Complex Interactions Between Weather, and Microbial and Physicochemical Water Quality Impact the Likelihood of Detecting Foodborne Pathogens in Agricultural Water

Daniel Weller, Natalie Brassill, Channah Rock, Renata Ivanek, Erika Mudrak, Sherry Roof, Erika Ganda, Martin Wiedmann

Research output: Contribution to journalArticlepeer-review

37 Scopus citations


Agricultural water is an important source of foodborne pathogens on produce farms. Managing water-associated risks does not lend itself to one-size-fits-all approaches due to the heterogeneous nature of freshwater environments. To improve our ability to develop location-specific risk management practices, a study was conducted in two produce-growing regions to (i) characterize the relationship between Escherichia coli levels and pathogen presence in agricultural water, and (ii) identify environmental factors associated with pathogen detection. Three AZ and six NY waterways were sampled longitudinally using 10-L grab samples (GS) and 24-h Moore swabs (MS). Regression showed that the likelihood of Salmonella detection (Odds Ratio [OR] = 2.18), and eaeA-stx codetection (OR = 6.49) was significantly greater for MS compared to GS, while the likelihood of detecting L. monocytogenes was not. Regression also showed that eaeA-stx codetection in AZ (OR = 50.2) and NY (OR = 18.4), and Salmonella detection in AZ (OR = 4.4) were significantly associated with E. coli levels, while Salmonella detection in NY was not. Random forest analysis indicated that interactions between environmental factors (e.g., rainfall, temperature, turbidity) (i) were associated with likelihood of pathogen detection and (ii) mediated the relationship between E. coli levels and likelihood of pathogen detection. Our findings suggest that (i) environmental heterogeneity, including interactions between factors, affects microbial water quality, and (ii) E. coli levels alone may not be a suitable indicator of food safety risks. Instead, targeted methods that utilize environmental and microbial data (e.g., models that use turbidity and E. coli levels to predict when there is a high or low risk of surface water being contaminated by pathogens) are needed to assess and mitigate the food safety risks associated with preharvest water use. By identifying environmental factors associated with an increased likelihood of detecting pathogens in agricultural water, this study provides information that (i) can be used to assess when pathogen contamination of agricultural water is likely to occur, and (ii) facilitate development of targeted interventions for individual water sources, providing an alternative to existing one-size-fits-all approaches.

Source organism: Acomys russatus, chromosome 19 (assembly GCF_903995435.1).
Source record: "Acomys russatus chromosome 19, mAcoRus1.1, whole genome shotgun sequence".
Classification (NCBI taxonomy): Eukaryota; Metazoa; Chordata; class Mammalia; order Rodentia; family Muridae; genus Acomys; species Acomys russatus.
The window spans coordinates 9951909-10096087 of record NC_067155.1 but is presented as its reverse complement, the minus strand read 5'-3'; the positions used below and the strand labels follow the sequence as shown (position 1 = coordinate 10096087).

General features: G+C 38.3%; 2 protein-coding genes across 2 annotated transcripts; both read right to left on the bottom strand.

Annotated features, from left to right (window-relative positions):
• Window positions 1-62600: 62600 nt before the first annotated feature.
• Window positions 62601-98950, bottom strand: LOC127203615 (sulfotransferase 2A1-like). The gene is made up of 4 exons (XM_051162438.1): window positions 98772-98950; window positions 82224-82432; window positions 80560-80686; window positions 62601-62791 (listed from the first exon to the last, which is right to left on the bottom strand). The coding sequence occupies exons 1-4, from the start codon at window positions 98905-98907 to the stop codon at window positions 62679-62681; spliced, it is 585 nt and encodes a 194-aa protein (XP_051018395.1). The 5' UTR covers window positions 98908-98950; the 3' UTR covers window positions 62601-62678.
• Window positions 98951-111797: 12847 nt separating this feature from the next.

Original languageEnglish (US)
Article number134
JournalFrontiers in Microbiology
StatePublished - Feb 6 2020

All Science Journal Classification (ASJC) codes

  • Microbiology
  • Microbiology (medical)


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